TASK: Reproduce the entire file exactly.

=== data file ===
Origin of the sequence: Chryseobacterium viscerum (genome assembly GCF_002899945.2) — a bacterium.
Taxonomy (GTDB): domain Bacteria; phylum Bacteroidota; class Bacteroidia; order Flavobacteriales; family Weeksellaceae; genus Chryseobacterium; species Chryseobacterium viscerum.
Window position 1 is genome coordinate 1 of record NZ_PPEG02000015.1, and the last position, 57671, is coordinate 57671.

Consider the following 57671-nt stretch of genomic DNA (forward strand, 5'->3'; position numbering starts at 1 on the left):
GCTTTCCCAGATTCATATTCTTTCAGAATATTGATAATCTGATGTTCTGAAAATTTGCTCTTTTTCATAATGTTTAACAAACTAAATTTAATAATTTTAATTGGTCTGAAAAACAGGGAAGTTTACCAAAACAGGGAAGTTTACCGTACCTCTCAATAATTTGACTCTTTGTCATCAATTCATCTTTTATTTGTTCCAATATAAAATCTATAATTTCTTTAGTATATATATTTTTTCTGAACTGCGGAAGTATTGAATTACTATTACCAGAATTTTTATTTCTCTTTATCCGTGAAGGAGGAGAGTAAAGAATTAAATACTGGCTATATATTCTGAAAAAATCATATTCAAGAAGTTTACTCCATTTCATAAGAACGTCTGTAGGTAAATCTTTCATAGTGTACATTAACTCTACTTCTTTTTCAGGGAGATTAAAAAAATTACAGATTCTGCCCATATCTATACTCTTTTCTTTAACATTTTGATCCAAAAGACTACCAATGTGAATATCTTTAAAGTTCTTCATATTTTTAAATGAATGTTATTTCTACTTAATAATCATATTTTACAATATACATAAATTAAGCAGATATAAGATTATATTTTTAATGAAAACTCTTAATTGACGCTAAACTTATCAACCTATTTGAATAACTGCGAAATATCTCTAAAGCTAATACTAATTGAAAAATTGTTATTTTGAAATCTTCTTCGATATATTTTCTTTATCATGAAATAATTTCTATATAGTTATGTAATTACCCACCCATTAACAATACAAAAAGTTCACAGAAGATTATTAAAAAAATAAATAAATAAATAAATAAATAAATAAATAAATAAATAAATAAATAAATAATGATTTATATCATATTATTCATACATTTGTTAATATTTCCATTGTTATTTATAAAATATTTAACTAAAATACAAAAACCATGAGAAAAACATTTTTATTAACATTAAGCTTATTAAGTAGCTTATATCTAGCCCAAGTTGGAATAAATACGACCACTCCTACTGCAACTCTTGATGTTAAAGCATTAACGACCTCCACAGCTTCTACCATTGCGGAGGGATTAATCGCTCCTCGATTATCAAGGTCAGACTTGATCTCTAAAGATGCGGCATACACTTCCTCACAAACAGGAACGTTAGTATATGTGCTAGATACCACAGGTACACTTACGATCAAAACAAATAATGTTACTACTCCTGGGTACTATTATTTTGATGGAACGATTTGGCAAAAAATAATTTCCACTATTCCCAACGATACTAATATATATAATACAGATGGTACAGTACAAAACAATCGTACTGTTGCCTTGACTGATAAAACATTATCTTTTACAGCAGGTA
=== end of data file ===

Origin of the sequence: Chryseobacterium viscerum (genome assembly GCF_002899945.2) — a bacterium.
Taxonomy (GTDB): domain Bacteria; phylum Bacteroidota; class Bacteroidia; order Flavobacteriales; family Weeksellaceae; genus Chryseobacterium; species Chryseobacterium viscerum.
Window position 1 is genome coordinate 1 of record NZ_PPEG02000015.1, and the last position, 57671, is coordinate 57671.

Consider the following 57671-nt stretch of genomic DNA (forward strand, 5'->3'; position numbering starts at 1 on the left):
GCTTTCCCAGATTCATATTCTTTCAGAATATTGATAATCTGATGTTCTGAAAATTTGCTCTTTTTCATAATGTTTAACAAACTAAATTTAATAATTTTAATTGGTCTGAAAAACAGGGAAGTTTACCAAAACAGGGAAGTTTACCGTACCTCTCAATAATTTGACTCTTTGTCATCAATTCATCTTTTATTTGTTCCAATATAAAATCTATAATTTCTTTAGTATATATATTTTTTCTGAACTGCGGAAGTATTGAATTACTATTACCAGAATTTTTATTTCTCTTTATCCGTGAAGGAGGAGAGTAAAGAATTAAATACTGGCTATATATTCTGAAAAAATCATATTCAAGAAGTTTACTCCATTTCATAAGAACGTCTGTAGGTAAATCTTTCATAGTGTACATTAACTCTACTTCTTTTTCAGGGAGATTAAAAAAATTACAGATTCTGCCCATATCTATACTCTTTTCTTTAACATTTTGATCCAAAAGACTACCAATGTGAATATCTTTAAAGTTCTTCATATTTTTAAATGAATGTTATTTCTACTTAATAATCATATTTTACAATATACATAAATTAAGCAGATATAAGATTATATTTTTAATGAAAACTCTTAATTGACGCTAAACTTATCAACCTATTTGAATAACTGCGAAATATCTCTAAAGCTAATACTAATTGAAAAATTGTTATTTTGAAATCTTCTTCGATATATTTTCTTTATCATGAAATAATTTCTATATAGTTATGTAATTACCCACCCATTAACAATACAAAAAGTTCACAGAAGATTATTAAAAAAATAAATAAATAAATAAATAAATAAATAAATAAATAAATAAATAAATAAATAATGATTTATATCATATTATTCATACATTTGTTAATATTTCCATTGTTATTTATAAAATATTTAACTAAAATACAAAAACCATGAGAAAAACATTTTTATTAACATTAAGCTTATTAAGTAGCTTATATCTAGCCCAAGTTGGAATAAATACGACCACTCCTACTGCAACTCTTGATGTTAAAGCATTAACGACCTCCACAGCTTCTACCATTGCGGAGGGATTAATCGCTCCTCGATTATCAAGGTCAGACTTGATCTCTAAAGATGCGGCATACACTTCCTCACAAACAGGAACGTTAGTATATGTGCTAGATACCACAGGTACACTTACGATCAAAACAAATAATGTTACTACTCCTGGGTACTATTATTTTGATGGAACGATTTGGCAAAAAATAATTTCCACTATTCCCAACGATACTAATATATATAATACAGATGGTACAGTACAAAACAATCGTACTGTTGCCTTGACTGATAAAACATTATCTTTTACAGCAGGTA